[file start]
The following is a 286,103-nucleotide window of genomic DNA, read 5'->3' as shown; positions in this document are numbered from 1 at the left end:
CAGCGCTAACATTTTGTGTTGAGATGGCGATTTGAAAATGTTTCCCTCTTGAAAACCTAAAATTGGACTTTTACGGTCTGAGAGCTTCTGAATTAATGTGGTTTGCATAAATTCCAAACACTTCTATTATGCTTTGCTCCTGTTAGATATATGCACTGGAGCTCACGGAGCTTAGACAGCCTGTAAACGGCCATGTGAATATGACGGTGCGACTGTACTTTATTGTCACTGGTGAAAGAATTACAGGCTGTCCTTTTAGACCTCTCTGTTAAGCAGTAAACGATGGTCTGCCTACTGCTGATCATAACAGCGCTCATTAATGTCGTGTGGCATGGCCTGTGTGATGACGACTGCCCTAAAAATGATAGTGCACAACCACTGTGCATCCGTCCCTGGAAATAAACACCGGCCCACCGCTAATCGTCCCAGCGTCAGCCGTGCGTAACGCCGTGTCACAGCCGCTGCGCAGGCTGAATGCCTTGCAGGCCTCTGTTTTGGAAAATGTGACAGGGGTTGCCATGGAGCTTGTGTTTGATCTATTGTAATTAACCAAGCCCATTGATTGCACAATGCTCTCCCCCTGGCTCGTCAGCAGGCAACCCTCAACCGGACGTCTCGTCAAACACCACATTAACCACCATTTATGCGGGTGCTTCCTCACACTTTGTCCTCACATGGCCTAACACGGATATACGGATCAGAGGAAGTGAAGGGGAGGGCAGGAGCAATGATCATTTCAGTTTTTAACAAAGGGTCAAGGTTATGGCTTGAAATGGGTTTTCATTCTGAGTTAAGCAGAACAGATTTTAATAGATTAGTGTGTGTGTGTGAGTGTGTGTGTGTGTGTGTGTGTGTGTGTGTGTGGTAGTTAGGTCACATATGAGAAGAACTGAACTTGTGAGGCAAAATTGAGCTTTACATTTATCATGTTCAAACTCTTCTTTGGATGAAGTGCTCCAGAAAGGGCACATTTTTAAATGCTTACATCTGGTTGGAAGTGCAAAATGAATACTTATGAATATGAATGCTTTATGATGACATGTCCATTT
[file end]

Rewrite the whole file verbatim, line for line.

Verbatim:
The following is a 286,103-nucleotide window of genomic DNA, read 5'->3' as shown; positions in this document are numbered from 1 at the left end:
CAGCGCTAACATTTTGTGTTGAGATGGCGATTTGAAAATGTTTCCCTCTTGAAAACCTAAAATTGGACTTTTACGGTCTGAGAGCTTCTGAATTAATGTGGTTTGCATAAATTCCAAACACTTCTATTATGCTTTGCTCCTGTTAGATATATGCACTGGAGCTCACGGAGCTTAGACAGCCTGTAAACGGCCATGTGAATATGACGGTGCGACTGTACTTTATTGTCACTGGTGAAAGAATTACAGGCTGTCCTTTTAGACCTCTCTGTTAAGCAGTAAACGATGGTCTGCCTACTGCTGATCATAACAGCGCTCATTAATGTCGTGTGGCATGGCCTGTGTGATGACGACTGCCCTAAAAATGATAGTGCACAACCACTGTGCATCCGTCCCTGGAAATAAACACCGGCCCACCGCTAATCGTCCCAGCGTCAGCCGTGCGTAACGCCGTGTCACAGCCGCTGCGCAGGCTGAATGCCTTGCAGGCCTCTGTTTTGGAAAATGTGACAGGGGTTGCCATGGAGCTTGTGTTTGATCTATTGTAATTAACCAAGCCCATTGATTGCACAATGCTCTCCCCCTGGCTCGTCAGCAGGCAACCCTCAACCGGACGTCTCGTCAAACACCACATTAACCACCATTTATGCGGGTGCTTCCTCACACTTTGTCCTCACATGGCCTAACACGGATATACGGATCAGAGGAAGTGAAGGGGAGGGCAGGAGCAATGATCATTTCAGTTTTTAACAAAGGGTCAAGGTTATGGCTTGAAATGGGTTTTCATTCTGAGTTAAGCAGAACAGATTTTAATAGATTAGTGTGTGTGTGTGAGTGTGTGTGTGTGTGTGTGTGTGTGTGTGTGTGGTAGTTAGGTCACATATGAGAAGAACTGAACTTGTGAGGCAAAATTGAGCTTTACATTTATCATGTTCAAACTCTTCTTTGGATGAAGTGCTCCAGAAAGGGCACATTTTTAAATGCTTACATCTGGTTGGAAGTGCAAAATGAATACTTATGAATATGAATGCTTTATGATGACATGTCCATTT